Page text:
About this book
In Argentina and elsewhere in Latin America, decades after the fall of authoritarian regimes in the 1970s, transitional justice has proven to be anything but transitional—it has become a cornerstone of state policy and a powerful tool of state formation. Contextualizing cultural and political shifts in Argentina after the 1976 military coup with comparisons to other countries in the Southern Cone, Michelle Frances Carmody argues that incorporating human rights practices into official policy became a way for state actors to both build the authority of the state and manage social conflict, a key aim of post-Cold War democracies. By examining the relationship between transitional justice and the Latin American political order, this book illuminates overlooked dimensions of state formation in the age of human rights.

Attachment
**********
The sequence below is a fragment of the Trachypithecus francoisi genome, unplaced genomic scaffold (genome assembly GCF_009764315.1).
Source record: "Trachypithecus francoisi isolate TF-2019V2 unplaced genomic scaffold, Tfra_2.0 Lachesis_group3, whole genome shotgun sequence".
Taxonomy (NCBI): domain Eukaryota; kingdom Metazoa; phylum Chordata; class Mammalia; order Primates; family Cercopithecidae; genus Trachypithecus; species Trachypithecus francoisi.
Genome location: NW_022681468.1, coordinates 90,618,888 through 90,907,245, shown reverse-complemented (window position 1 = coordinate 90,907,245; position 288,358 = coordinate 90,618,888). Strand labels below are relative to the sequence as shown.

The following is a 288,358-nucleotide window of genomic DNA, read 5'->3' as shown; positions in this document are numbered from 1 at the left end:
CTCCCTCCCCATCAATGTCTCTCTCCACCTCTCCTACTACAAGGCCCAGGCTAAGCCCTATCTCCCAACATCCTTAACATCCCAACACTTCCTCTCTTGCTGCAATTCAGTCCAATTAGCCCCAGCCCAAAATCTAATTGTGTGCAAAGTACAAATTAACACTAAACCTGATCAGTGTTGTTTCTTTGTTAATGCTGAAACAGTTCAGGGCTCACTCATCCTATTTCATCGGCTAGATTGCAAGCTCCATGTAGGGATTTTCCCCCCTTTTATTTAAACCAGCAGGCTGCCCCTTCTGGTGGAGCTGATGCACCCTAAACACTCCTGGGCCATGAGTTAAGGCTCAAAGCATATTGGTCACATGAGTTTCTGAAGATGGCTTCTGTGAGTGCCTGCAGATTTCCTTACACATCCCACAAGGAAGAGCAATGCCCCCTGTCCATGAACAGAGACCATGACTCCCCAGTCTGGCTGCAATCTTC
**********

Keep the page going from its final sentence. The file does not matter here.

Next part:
Universal Declaration instrumentalization of human rights post-authoritarian states in Latin America Nunca Mas human rights volations post-transitional period transitional justice policy post-authoritarian state formation post-authoritarian Argentina post-authoritarian world crises of legitimacy transnational human rights human rights movement Inter-American Commission on Human Rights authoritarianism Alfonsin administration Carlos Menem memory and justice post-Cold War state formation